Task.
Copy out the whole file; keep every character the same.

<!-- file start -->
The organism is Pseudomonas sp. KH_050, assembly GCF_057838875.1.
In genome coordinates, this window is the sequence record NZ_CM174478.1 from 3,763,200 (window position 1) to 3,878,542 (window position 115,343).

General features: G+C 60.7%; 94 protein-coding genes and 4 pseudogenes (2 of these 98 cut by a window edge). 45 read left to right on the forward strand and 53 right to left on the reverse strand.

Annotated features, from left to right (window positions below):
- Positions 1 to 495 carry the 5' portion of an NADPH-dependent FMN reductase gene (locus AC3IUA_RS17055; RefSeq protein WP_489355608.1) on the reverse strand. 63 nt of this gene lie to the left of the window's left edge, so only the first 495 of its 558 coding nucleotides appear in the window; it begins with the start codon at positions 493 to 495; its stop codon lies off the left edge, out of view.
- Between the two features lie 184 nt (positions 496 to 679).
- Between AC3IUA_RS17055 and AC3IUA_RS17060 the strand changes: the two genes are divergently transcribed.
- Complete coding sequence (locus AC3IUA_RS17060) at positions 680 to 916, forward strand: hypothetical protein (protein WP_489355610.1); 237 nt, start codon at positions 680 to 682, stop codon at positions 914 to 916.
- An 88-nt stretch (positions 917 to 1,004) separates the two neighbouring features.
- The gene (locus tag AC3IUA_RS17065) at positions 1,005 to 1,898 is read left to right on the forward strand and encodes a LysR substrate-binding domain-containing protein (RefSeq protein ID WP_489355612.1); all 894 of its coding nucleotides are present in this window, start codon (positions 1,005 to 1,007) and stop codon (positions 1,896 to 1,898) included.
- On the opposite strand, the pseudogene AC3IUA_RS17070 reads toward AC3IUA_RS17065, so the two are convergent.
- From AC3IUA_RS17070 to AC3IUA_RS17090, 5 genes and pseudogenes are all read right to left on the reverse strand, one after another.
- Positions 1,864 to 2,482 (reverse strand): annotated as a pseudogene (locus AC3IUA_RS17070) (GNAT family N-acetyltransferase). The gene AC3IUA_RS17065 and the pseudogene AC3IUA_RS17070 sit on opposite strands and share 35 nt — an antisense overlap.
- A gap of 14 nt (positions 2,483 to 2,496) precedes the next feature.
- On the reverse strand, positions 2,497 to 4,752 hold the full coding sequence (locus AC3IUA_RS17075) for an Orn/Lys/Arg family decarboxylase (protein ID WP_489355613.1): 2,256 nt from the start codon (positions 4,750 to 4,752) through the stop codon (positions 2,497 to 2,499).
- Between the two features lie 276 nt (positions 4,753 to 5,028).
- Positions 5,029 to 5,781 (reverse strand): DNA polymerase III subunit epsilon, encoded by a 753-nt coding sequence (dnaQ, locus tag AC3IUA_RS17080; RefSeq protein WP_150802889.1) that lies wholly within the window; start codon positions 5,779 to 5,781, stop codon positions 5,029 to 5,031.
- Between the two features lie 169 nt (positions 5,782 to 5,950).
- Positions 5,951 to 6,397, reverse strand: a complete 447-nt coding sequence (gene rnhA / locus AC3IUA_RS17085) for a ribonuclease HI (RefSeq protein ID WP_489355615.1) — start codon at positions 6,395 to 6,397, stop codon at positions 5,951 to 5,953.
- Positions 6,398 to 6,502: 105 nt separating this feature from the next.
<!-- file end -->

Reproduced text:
The organism is Pseudomonas sp. KH_050, assembly GCF_057838875.1.
In genome coordinates, this window is the sequence record NZ_CM174478.1 from 3,763,200 (window position 1) to 3,878,542 (window position 115,343).

General features: G+C 60.7%; 94 protein-coding genes and 4 pseudogenes (2 of these 98 cut by a window edge). 45 read left to right on the forward strand and 53 right to left on the reverse strand.

Annotated features, from left to right (window positions below):
- Positions 1 to 495 carry the 5' portion of an NADPH-dependent FMN reductase gene (locus AC3IUA_RS17055; RefSeq protein WP_489355608.1) on the reverse strand. 63 nt of this gene lie to the left of the window's left edge, so only the first 495 of its 558 coding nucleotides appear in the window; it begins with the start codon at positions 493 to 495; its stop codon lies off the left edge, out of view.
- Between the two features lie 184 nt (positions 496 to 679).
- Between AC3IUA_RS17055 and AC3IUA_RS17060 the strand changes: the two genes are divergently transcribed.
- Complete coding sequence (locus AC3IUA_RS17060) at positions 680 to 916, forward strand: hypothetical protein (protein WP_489355610.1); 237 nt, start codon at positions 680 to 682, stop codon at positions 914 to 916.
- An 88-nt stretch (positions 917 to 1,004) separates the two neighbouring features.
- The gene (locus tag AC3IUA_RS17065) at positions 1,005 to 1,898 is read left to right on the forward strand and encodes a LysR substrate-binding domain-containing protein (RefSeq protein ID WP_489355612.1); all 894 of its coding nucleotides are present in this window, start codon (positions 1,005 to 1,007) and stop codon (positions 1,896 to 1,898) included.
- On the opposite strand, the pseudogene AC3IUA_RS17070 reads toward AC3IUA_RS17065, so the two are convergent.
- From AC3IUA_RS17070 to AC3IUA_RS17090, 5 genes and pseudogenes are all read right to left on the reverse strand, one after another.
- Positions 1,864 to 2,482 (reverse strand): annotated as a pseudogene (locus AC3IUA_RS17070) (GNAT family N-acetyltransferase). The gene AC3IUA_RS17065 and the pseudogene AC3IUA_RS17070 sit on opposite strands and share 35 nt — an antisense overlap.
- A gap of 14 nt (positions 2,483 to 2,496) precedes the next feature.
- On the reverse strand, positions 2,497 to 4,752 hold the full coding sequence (locus AC3IUA_RS17075) for an Orn/Lys/Arg family decarboxylase (protein ID WP_489355613.1): 2,256 nt from the start codon (positions 4,750 to 4,752) through the stop codon (positions 2,497 to 2,499).
- Between the two features lie 276 nt (positions 4,753 to 5,028).
- Positions 5,029 to 5,781 (reverse strand): DNA polymerase III subunit epsilon, encoded by a 753-nt coding sequence (dnaQ, locus tag AC3IUA_RS17080; RefSeq protein WP_150802889.1) that lies wholly within the window; start codon positions 5,779 to 5,781, stop codon positions 5,029 to 5,031.
- Between the two features lie 169 nt (positions 5,782 to 5,950).
- Positions 5,951 to 6,397, reverse strand: a complete 447-nt coding sequence (gene rnhA / locus AC3IUA_RS17085) for a ribonuclease HI (RefSeq protein ID WP_489355615.1) — start codon at positions 6,395 to 6,397, stop codon at positions 5,951 to 5,953.
- Positions 6,398 to 6,502: 105 nt separating this feature from the next.